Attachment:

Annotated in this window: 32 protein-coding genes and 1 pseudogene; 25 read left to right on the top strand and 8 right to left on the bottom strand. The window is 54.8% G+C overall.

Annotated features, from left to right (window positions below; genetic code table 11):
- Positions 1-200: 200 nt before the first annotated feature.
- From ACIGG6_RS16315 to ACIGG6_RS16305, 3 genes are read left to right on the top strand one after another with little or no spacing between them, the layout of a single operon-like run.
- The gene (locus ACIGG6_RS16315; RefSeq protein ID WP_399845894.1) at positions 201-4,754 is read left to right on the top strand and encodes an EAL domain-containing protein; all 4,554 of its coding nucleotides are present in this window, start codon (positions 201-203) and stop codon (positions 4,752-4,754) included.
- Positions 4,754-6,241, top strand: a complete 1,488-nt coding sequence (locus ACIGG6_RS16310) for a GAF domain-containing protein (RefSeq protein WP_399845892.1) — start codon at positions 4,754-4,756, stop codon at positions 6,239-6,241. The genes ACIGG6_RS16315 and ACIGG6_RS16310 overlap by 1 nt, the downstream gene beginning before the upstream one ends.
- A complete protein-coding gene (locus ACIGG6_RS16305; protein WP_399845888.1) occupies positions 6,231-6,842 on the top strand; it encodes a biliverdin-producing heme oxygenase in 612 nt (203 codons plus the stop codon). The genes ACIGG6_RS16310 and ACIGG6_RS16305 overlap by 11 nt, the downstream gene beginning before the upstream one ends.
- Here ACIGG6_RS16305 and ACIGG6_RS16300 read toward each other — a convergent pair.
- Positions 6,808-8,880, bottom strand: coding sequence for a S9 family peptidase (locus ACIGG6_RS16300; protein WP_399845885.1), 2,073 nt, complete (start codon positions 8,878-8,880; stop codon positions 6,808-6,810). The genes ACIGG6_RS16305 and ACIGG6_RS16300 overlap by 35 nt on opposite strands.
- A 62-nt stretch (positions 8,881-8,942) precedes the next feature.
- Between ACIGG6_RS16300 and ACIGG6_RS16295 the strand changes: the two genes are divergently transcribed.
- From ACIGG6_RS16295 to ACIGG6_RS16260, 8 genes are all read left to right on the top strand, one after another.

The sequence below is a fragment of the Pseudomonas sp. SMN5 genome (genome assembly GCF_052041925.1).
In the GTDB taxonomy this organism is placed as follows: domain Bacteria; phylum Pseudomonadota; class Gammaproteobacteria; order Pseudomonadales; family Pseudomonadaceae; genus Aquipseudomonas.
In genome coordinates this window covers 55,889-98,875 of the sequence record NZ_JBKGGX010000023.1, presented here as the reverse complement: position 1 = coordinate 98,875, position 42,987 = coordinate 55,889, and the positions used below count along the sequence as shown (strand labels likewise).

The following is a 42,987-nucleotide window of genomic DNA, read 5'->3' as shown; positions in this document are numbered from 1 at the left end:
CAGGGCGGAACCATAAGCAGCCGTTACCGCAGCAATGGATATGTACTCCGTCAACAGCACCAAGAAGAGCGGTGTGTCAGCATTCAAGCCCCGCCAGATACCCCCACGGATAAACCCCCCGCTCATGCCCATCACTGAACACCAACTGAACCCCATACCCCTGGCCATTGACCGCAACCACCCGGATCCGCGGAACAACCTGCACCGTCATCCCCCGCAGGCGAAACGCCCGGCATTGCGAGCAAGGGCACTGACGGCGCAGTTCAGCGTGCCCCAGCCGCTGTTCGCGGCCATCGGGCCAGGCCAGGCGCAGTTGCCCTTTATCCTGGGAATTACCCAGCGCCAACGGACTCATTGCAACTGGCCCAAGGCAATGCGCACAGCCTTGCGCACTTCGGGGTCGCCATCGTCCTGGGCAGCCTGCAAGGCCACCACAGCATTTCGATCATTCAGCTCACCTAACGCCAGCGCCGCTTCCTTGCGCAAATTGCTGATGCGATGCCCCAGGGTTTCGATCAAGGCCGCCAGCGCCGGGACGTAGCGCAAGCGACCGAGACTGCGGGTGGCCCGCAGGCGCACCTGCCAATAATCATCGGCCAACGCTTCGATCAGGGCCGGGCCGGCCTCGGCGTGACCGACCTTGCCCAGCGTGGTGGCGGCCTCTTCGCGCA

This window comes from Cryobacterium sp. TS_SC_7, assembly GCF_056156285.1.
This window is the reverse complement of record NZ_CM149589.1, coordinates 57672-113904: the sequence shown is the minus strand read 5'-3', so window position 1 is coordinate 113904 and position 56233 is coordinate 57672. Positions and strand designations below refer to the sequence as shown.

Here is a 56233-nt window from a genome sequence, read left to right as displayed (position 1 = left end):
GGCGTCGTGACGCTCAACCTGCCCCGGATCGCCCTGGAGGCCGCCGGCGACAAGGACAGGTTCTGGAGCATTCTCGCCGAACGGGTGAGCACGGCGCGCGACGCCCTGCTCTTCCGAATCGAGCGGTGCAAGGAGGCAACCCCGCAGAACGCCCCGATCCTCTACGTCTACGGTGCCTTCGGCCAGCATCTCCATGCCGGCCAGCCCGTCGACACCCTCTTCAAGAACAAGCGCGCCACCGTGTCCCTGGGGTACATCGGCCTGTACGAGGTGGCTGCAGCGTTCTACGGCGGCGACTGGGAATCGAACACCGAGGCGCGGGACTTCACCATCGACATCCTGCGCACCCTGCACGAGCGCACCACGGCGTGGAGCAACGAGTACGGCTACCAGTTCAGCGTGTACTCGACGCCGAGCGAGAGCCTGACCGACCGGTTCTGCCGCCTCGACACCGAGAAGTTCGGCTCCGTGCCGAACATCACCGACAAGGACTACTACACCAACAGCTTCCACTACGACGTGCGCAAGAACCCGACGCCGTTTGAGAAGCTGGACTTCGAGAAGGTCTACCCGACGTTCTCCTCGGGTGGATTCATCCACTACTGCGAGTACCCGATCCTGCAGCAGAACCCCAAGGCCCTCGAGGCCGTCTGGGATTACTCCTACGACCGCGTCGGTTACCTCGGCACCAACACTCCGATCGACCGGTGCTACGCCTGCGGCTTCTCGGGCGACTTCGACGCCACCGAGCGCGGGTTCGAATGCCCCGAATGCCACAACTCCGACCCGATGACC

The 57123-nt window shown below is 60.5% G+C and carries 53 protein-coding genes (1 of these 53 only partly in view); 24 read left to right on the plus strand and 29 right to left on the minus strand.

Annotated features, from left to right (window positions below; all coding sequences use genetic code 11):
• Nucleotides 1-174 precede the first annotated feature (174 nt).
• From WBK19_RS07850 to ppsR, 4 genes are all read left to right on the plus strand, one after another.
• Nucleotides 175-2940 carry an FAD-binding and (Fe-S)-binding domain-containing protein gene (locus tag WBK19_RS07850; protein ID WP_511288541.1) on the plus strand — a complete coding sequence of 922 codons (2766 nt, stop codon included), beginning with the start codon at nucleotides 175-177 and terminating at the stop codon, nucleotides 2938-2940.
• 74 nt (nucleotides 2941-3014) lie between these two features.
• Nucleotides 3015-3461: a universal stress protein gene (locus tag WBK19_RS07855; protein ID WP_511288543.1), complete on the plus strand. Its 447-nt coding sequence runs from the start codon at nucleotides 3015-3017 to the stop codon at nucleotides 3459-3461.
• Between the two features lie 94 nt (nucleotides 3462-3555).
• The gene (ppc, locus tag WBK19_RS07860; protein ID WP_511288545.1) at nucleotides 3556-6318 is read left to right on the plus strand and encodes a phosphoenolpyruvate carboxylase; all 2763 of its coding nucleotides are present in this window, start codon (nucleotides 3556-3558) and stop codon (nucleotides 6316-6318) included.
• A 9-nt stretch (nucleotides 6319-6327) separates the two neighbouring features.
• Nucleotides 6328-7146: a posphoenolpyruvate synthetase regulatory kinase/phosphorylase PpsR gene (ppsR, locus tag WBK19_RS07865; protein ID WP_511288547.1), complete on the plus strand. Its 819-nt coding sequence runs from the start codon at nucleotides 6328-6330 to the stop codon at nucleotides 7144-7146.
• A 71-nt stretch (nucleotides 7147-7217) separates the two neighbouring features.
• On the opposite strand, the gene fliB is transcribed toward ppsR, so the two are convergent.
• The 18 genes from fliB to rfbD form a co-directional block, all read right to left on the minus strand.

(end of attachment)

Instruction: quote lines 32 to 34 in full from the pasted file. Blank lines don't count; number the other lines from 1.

• Nucleotides 6328-7146: a posphoenolpyruvate synthetase regulatory kinase/phosphorylase PpsR gene (ppsR, locus tag WBK19_RS07865; protein ID WP_511288547.1), complete on the plus strand. Its 819-nt coding sequence runs from the start codon at nucleotides 6328-6330 to the stop codon at nucleotides 7144-7146.
• A 71-nt stretch (nucleotides 7147-7217) separates the two neighbouring features.
• On the opposite strand, the gene fliB is transcribed toward ppsR, so the two are convergent.